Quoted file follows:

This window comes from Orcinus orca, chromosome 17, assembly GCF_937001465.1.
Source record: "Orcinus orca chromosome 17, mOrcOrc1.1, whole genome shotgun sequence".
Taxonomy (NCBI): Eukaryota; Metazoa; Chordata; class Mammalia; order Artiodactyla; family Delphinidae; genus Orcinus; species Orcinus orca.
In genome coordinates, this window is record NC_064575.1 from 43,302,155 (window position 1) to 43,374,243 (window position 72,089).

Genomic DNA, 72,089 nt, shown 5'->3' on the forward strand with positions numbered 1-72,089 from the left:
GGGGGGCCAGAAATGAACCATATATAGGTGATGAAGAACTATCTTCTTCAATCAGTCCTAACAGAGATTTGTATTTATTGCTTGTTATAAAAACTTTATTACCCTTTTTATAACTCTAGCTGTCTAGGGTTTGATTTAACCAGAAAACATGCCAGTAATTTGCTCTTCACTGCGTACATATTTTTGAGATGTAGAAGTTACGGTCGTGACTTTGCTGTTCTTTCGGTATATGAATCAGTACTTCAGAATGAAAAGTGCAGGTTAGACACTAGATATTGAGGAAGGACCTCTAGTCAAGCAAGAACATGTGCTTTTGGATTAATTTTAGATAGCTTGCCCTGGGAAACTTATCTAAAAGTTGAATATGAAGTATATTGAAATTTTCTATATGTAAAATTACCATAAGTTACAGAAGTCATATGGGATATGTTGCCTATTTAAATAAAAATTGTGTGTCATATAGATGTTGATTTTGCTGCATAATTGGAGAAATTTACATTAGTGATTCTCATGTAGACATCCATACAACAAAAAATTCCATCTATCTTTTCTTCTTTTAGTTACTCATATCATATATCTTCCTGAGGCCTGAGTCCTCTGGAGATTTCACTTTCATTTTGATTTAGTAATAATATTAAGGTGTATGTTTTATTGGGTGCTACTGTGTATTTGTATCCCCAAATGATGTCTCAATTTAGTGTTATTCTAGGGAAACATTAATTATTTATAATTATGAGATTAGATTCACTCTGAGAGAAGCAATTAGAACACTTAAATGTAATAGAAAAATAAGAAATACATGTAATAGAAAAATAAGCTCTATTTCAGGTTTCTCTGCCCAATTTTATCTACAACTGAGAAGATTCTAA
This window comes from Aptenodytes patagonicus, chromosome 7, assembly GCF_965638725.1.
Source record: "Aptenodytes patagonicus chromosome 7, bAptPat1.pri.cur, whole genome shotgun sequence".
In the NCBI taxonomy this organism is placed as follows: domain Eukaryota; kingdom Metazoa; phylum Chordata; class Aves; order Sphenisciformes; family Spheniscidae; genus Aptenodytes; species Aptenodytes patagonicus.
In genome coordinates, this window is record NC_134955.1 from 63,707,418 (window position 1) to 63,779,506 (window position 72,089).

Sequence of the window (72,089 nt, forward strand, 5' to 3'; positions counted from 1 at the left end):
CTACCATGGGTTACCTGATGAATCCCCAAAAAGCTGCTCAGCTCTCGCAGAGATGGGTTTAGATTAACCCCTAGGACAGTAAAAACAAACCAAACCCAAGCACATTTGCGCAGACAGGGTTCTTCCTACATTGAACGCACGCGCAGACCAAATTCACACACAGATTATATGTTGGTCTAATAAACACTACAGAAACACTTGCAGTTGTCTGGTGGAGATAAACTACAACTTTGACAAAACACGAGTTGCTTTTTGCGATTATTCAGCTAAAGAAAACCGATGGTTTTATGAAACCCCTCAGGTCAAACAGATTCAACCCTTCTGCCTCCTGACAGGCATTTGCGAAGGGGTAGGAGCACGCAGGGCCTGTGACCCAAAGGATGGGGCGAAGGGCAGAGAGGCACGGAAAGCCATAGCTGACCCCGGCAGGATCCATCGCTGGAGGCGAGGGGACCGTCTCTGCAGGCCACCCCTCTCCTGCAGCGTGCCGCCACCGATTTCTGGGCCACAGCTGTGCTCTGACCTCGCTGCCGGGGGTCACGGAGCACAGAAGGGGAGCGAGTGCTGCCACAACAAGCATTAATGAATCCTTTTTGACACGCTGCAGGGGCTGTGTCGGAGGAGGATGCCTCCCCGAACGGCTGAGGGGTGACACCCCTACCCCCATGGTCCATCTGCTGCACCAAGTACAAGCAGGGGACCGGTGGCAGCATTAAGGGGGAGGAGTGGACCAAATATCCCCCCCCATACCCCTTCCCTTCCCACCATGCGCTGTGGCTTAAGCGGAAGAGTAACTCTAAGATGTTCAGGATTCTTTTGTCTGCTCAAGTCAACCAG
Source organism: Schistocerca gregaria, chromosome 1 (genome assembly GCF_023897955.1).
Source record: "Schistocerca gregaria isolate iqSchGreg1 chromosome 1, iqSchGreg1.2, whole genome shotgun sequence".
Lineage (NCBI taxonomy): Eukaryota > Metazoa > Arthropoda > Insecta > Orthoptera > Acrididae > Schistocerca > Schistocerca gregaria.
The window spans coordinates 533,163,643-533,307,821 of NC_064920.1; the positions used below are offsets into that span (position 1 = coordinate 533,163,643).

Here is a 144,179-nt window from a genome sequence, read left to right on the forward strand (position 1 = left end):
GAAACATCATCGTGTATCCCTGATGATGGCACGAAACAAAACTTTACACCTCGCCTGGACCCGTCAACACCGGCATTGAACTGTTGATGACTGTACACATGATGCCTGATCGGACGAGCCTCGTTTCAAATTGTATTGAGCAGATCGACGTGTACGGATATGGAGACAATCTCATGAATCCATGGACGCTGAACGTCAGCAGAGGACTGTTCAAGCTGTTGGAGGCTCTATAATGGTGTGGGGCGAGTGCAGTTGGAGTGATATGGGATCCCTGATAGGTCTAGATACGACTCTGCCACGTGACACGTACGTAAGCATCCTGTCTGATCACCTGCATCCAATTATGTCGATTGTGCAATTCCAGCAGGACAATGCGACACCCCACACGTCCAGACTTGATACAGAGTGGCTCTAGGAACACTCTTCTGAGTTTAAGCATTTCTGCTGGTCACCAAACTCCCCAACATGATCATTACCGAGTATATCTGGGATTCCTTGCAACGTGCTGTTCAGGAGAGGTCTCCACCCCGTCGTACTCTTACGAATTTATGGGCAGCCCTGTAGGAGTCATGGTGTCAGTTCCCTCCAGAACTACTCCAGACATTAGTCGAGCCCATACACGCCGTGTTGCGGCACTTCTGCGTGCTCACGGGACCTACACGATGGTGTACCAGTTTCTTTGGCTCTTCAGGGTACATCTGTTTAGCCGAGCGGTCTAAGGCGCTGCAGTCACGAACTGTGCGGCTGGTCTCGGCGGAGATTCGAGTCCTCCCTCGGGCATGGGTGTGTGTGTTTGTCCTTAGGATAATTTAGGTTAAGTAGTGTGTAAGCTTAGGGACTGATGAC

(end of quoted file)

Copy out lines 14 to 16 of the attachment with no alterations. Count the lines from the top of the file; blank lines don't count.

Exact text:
Source record: "Schistocerca gregaria isolate iqSchGreg1 chromosome 1, iqSchGreg1.2, whole genome shotgun sequence".
Lineage (NCBI taxonomy): Eukaryota > Metazoa > Arthropoda > Insecta > Orthoptera > Acrididae > Schistocerca > Schistocerca gregaria.
The window spans coordinates 533,163,643-533,307,821 of NC_064920.1; the positions used below are offsets into that span (position 1 = coordinate 533,163,643).